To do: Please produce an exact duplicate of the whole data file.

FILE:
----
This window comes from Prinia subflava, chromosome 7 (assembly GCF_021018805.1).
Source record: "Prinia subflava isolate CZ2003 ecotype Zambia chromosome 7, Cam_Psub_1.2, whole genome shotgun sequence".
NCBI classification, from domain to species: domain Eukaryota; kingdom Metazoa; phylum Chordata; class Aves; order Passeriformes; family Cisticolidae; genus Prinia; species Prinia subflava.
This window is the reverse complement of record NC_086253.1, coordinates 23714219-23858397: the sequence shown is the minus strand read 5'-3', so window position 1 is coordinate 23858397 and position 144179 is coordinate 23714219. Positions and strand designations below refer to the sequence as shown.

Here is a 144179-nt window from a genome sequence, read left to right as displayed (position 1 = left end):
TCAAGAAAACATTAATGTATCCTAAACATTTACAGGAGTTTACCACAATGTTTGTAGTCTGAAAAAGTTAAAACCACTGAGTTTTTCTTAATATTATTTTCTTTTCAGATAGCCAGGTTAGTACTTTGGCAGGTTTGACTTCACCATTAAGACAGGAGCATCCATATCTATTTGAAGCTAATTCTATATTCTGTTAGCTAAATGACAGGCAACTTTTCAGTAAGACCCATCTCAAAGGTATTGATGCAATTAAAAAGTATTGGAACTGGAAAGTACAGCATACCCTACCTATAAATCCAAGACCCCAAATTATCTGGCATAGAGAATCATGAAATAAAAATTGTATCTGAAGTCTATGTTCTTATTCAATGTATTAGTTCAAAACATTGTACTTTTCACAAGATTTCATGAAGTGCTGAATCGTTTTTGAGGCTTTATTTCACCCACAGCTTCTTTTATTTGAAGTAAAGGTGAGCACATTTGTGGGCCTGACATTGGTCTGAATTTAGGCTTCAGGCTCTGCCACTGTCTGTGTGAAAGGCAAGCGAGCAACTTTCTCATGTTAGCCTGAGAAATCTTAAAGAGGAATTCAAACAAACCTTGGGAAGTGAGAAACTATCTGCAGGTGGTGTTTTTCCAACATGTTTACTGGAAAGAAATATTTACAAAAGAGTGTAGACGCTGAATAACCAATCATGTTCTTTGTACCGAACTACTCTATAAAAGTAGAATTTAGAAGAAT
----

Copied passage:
This window comes from Prinia subflava, chromosome 7 (assembly GCF_021018805.1).
Source record: "Prinia subflava isolate CZ2003 ecotype Zambia chromosome 7, Cam_Psub_1.2, whole genome shotgun sequence".
NCBI classification, from domain to species: domain Eukaryota; kingdom Metazoa; phylum Chordata; class Aves; order Passeriformes; family Cisticolidae; genus Prinia; species Prinia subflava.
This window is the reverse complement of record NC_086253.1, coordinates 23714219-23858397: the sequence shown is the minus strand read 5'-3', so window position 1 is coordinate 23858397 and position 144179 is coordinate 23714219. Positions and strand designations below refer to the sequence as shown.

Here is a 144179-nt window from a genome sequence, read left to right as displayed (position 1 = left end):
TCAAGAAAACATTAATGTATCCTAAACATTTACAGGAGTTTACCACAATGTTTGTAGTCTGAAAAAGTTAAAACCACTGAGTTTTTCTTAATATTATTTTCTTTTCAGATAGCCAGGTTAGTACTTTGGCAGGTTTGACTTCACCATTAAGACAGGAGCATCCATATCTATTTGAAGCTAATTCTATATTCTGTTAGCTAAATGACAGGCAACTTTTCAGTAAGACCCATCTCAAAGGTATTGATGCAATTAAAAAGTATTGGAACTGGAAAGTACAGCATACCCTACCTATAAATCCAAGACCCCAAATTATCTGGCATAGAGAATCATGAAATAAAAATTGTATCTGAAGTCTATGTTCTTATTCAATGTATTAGTTCAAAACATTGTACTTTTCACAAGATTTCATGAAGTGCTGAATCGTTTTTGAGGCTTTATTTCACCCACAGCTTCTTTTATTTGAAGTAAAGGTGAGCACATTTGTGGGCCTGACATTGGTCTGAATTTAGGCTTCAGGCTCTGCCACTGTCTGTGTGAAAGGCAAGCGAGCAACTTTCTCATGTTAGCCTGAGAAATCTTAAAGAGGAATTCAAACAAACCTTGGGAAGTGAGAAACTATCTGCAGGTGGTGTTTTTCCAACATGTTTACTGGAAAGAAATATTTACAAAAGAGTGTAGACGCTGAATAACCAATCATGTTCTTTGTACCGAACTACTCTATAAAAGTAGAATTTAGAAGAAT